Neuropsychology is the study of how the functions of your brain and nervous system affect the way you think and behave. For years, neuropsychology has been used by hospital clinicians to assess patients with head injuries to determine how neurological damage might affect their thinking skills or behavior.
Clinical psychologists have also used it to more accurately assess the causes of some patients' behavior. More recently, education experts have begun using neuropsychology to explain why some children have trouble acquiring language, mathematical reasoning, and reading skills.
How Neuropsychological Testing Works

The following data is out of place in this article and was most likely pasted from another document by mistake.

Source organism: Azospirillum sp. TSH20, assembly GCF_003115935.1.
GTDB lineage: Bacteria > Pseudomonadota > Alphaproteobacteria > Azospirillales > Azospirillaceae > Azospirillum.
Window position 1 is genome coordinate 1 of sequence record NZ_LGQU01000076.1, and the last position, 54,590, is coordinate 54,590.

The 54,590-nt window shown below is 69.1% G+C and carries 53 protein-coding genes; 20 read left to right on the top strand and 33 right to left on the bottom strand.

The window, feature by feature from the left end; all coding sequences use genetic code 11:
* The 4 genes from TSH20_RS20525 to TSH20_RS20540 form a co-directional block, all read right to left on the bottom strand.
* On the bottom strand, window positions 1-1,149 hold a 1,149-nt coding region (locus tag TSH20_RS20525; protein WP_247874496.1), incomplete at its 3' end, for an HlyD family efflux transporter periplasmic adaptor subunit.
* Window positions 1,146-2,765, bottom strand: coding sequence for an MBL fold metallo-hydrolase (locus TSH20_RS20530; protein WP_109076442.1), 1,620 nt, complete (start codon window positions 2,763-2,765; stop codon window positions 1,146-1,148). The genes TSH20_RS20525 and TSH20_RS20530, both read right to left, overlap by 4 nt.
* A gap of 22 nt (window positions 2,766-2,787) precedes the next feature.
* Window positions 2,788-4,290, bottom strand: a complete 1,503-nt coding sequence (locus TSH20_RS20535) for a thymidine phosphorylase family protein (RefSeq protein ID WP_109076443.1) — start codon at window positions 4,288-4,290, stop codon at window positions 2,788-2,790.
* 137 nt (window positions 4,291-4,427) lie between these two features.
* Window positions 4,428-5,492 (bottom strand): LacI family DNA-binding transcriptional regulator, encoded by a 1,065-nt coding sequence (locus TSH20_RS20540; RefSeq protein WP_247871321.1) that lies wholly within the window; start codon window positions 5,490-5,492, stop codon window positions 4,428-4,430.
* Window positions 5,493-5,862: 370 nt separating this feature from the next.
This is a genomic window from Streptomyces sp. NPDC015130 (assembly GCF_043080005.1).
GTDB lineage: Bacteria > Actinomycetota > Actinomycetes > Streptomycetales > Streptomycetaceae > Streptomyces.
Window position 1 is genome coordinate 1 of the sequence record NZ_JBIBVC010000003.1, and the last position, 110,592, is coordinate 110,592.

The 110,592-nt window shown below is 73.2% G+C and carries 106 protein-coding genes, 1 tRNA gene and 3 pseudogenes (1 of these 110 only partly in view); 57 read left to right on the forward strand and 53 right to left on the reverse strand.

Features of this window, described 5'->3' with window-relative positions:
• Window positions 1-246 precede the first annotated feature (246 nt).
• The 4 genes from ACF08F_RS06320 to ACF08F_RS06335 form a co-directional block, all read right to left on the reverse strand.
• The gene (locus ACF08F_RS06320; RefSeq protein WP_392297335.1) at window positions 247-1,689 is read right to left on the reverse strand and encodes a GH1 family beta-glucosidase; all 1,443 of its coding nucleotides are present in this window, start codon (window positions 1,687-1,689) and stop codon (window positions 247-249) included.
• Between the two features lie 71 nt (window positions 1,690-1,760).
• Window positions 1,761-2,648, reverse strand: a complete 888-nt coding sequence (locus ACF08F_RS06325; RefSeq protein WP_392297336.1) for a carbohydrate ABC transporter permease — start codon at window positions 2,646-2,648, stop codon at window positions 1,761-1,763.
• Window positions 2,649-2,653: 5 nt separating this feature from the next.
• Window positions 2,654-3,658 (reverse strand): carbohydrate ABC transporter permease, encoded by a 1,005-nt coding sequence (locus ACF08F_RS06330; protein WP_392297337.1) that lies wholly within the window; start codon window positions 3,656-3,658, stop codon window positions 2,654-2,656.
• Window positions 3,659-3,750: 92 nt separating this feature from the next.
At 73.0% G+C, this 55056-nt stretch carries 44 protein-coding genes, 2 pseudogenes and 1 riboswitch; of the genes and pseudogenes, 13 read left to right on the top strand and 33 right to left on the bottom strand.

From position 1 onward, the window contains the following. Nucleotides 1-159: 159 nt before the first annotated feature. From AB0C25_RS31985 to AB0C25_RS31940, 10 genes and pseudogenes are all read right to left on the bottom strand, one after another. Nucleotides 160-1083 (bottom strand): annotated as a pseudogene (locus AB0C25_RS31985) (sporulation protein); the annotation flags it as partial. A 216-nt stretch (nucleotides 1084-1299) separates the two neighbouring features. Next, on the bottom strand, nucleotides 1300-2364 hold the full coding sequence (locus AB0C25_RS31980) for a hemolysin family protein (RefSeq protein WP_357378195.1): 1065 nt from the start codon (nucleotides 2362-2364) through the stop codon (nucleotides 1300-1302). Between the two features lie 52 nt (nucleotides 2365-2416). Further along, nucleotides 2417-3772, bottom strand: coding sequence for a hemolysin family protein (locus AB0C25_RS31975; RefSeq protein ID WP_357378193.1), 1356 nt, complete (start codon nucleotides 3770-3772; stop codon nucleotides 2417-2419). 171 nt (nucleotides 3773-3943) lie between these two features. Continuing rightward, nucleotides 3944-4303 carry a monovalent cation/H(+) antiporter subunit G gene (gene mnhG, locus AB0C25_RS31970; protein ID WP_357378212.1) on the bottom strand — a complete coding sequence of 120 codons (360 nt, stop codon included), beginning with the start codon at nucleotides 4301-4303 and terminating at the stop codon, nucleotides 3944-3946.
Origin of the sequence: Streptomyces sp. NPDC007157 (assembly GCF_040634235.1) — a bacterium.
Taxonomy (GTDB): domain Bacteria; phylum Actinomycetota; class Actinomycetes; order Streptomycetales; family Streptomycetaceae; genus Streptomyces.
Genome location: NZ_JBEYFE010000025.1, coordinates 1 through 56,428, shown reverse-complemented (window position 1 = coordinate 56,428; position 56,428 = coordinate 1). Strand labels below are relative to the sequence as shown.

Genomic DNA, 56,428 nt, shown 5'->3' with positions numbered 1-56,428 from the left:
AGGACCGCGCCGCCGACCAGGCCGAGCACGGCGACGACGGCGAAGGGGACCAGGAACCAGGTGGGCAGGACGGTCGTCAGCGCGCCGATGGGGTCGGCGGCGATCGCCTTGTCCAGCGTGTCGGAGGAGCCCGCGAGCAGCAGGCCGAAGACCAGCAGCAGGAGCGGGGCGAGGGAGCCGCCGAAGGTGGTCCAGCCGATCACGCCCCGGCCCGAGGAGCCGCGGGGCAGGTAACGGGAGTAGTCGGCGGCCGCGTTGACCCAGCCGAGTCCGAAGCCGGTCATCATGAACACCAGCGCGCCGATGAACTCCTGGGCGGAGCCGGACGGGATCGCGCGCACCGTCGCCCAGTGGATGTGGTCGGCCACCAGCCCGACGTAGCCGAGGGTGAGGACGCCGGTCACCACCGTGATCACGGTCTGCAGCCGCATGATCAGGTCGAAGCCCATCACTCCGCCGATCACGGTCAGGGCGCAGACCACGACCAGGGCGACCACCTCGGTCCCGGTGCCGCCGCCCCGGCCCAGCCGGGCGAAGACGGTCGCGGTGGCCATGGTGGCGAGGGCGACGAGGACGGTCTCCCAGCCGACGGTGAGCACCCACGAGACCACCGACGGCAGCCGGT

Neuropsychological testing measures a patient's cognitive abilities, memory, and motor skills. It may be helpful in distinguishing between adult ADHD and comorbid conditions, and between adult ADHD and learning disabilities. Neuropsychological tests can also examine attention (verbal and written as well as sustained and variable), impulse control, recall, memory, reaction time, processing speed, executive functions, working memory, and a person's awareness of his environment. They may also include intelligence and achievement assessments.
Pros and Cons
Neuropsychological testing can provide useful data. But research shows that neuropsychological tests fail to pick up deficits in one third to one half of all adults who take them.